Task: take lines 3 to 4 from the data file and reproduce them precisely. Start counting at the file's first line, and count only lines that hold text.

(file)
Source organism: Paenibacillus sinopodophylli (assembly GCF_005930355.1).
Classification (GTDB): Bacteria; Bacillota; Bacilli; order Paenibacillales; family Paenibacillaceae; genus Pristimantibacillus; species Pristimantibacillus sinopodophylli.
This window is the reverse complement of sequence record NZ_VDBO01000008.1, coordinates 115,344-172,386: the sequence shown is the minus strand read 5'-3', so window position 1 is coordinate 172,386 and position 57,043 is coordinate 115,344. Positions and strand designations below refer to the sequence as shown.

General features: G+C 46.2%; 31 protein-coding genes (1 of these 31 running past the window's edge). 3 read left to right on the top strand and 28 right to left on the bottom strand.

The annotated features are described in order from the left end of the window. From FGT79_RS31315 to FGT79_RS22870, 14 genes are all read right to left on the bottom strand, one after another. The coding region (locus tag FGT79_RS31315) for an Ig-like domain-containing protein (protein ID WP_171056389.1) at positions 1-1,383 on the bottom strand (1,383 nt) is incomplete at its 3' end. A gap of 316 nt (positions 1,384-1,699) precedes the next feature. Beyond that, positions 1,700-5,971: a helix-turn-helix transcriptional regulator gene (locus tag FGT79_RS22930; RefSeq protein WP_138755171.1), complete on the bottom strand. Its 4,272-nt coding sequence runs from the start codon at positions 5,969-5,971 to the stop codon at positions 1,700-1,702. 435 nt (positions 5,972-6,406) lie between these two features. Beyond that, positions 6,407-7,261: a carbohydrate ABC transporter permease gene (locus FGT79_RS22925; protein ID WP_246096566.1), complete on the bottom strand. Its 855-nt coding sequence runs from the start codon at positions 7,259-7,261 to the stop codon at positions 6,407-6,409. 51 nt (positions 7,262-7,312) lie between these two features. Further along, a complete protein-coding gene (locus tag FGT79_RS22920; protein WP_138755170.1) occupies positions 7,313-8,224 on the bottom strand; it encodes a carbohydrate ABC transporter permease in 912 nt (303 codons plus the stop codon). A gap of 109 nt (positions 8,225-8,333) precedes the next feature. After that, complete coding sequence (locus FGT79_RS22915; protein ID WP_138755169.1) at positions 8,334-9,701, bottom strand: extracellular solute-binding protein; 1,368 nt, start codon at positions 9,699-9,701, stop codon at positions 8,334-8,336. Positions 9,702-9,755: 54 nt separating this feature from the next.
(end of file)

This window is the reverse complement of sequence record NZ_VDBO01000008.1, coordinates 115,344-172,386: the sequence shown is the minus strand read 5'-3', so window position 1 is coordinate 172,386 and position 57,043 is coordinate 115,344. Positions and strand designations below refer to the sequence as shown.

General features: G+C 46.2%; 31 protein-coding genes (1 of these 31 running past the window's edge). 3 read left to right on the top strand and 28 right to left on the bottom strand.